What are leukocytes and what are the normal values?

Leukocytes are the most important defense cells in the human body. Its concentration in blood is a reflection of the state of the immune system.

Last update: 06 July, 2022

The immune system is a complex network of cells and chemicals responsible for protecting the human body from germs and foreign bodies. Leukocytes are the most abundant immune cells in the body. Are you interested in knowing what are they and what are the normal values ​​of leukocytes? Next, we tell you.

Leukocytes, or white blood cells, are a group of blood cells that actively participate in the innate and adaptive immune response of each person, according to different studies. These are responsible for fighting infections and harmful substances, as well as eliminating abnormal cells of their own.

White blood cell levels in the blood are determined through a complete blood count or hematology. The percentage of leukocytes can increase or decrease in response to a wide range of diseases, so its determination is essential for the early diagnosis and treatment of many conditions.

Characteristics and functions of leukocytes

Leukocytes make up about 1% of an adult’s blood.

White blood cells are produced in the bone marrow from hematopoietic stem cells. In general, leukocytes are found in the blood, lymphatic vessels and in all tissues of the human body. In this way, the same represent up to 1% of the blood volume of an adult.

The so-called “white series” is able to move freely through the body and lacks pigment, unlike erythrocytes. Some of the functions of leukocytes include the following:

  • Recognize and differentiate harmful compounds.
  • Fight infections by bacteria, viruses, parasites and fungi.
  • Mediate inflammatory responses.
  • Modulate allergic reactions.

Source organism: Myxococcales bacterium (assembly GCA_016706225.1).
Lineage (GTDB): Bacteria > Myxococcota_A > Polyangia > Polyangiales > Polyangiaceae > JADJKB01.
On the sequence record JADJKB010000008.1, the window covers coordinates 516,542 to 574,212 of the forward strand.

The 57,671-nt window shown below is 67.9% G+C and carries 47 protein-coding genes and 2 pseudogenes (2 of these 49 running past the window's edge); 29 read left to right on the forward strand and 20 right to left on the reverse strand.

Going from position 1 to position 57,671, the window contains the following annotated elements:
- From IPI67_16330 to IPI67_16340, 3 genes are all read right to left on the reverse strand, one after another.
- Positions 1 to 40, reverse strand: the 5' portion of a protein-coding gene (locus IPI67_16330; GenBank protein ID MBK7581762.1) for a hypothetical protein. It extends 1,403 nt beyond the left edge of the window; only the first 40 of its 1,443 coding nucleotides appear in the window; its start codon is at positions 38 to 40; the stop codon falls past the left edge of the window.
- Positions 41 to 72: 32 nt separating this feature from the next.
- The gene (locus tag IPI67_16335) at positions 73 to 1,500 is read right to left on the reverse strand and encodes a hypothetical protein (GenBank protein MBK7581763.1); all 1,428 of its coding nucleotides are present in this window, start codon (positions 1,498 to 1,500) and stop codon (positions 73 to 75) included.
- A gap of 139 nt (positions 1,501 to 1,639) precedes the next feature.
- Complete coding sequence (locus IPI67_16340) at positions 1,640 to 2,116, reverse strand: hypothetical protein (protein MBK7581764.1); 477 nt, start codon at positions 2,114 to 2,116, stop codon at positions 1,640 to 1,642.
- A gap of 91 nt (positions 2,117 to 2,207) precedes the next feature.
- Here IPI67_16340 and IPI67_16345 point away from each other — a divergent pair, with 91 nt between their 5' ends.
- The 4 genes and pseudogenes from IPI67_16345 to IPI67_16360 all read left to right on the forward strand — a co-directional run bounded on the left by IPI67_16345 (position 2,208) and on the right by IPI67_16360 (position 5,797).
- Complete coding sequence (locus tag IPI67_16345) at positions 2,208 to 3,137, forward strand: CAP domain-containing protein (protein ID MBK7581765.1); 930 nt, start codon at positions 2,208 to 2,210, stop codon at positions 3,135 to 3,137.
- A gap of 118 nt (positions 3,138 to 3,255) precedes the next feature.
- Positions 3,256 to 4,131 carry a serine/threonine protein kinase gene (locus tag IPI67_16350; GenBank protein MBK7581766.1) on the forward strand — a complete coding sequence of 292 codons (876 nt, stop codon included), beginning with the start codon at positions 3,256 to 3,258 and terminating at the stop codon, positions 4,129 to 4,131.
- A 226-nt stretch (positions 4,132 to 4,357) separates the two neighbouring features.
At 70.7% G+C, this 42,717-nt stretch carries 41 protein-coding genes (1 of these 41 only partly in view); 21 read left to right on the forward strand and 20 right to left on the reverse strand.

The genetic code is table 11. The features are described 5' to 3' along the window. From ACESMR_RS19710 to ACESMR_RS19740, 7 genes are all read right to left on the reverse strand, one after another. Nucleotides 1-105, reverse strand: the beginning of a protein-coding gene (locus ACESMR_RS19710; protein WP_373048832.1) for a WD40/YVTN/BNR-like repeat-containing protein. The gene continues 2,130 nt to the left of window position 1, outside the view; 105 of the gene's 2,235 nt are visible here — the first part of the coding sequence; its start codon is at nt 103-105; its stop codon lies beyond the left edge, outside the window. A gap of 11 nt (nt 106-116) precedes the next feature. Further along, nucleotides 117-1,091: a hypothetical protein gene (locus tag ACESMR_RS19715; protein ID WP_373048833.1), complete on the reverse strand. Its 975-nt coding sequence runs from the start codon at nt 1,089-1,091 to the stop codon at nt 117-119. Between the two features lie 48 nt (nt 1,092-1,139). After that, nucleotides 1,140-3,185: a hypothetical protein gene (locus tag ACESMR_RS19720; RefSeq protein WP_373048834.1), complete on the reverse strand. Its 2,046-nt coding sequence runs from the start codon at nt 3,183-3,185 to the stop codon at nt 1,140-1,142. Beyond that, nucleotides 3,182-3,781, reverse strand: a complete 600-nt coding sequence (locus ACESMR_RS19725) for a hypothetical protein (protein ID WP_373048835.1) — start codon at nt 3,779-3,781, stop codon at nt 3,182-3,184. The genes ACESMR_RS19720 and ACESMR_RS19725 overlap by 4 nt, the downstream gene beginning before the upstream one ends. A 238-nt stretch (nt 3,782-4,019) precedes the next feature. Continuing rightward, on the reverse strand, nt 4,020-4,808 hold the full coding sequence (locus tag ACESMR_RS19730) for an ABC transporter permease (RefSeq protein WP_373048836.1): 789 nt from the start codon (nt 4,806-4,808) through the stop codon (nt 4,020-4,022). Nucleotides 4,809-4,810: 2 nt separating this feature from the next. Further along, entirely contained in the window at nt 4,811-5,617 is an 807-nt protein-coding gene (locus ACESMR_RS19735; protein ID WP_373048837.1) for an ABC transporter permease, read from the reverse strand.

• Eliminate abnormal cells, such as cancer cells.

Types of leukocytes

There are several types of leukocytes in the human body. These can be classified according to the shape of their nuclei and the presence or absence of granules in their cytoplasm. The type of leukocyte determines its specific functions within the immune system.

Those that have granules and several nuclei are called granulocytes and include the neutrophils, eosinophils Y basophils. On the other hand, those that do not have granules and have a single nucleus are called agranulocytes and include the lymphocytes Y monocytes.

  • neutrophils: They constitute 50 to 70% of total leukocytes and form the first line of defense against bacteria and fungi, according to studies.
  • eosinophils: actively participate against parasite infections and allergic reactions. They correspond to 2 to 3% of the white series.
  • Basophils: release histamine and other substances that modulate the inflammatory response. They are the least abundant leukocytes, constituting between 0.4 and 1% of white blood cells.
  • monocytes: travel in blood to all tissues and differentiate into macrophages. They have a very short life and form 5 to 6% of leukocytes.
  • lymphocytes: These white blood cells are common in the blood and in the lymphatic organs. They make up about 30% of the white blood cell and are responsible for recognizing harmful agents, releasing antibodies, and destroying damaged cells.

How are white blood cells measured?

The determination of the levels of leukocytes in the blood is called the white blood cell count.. This procedure makes it possible to identify the number of leukocytes from a venous blood sample. In addition, this test is part of the blood count, one of the most common routine tests.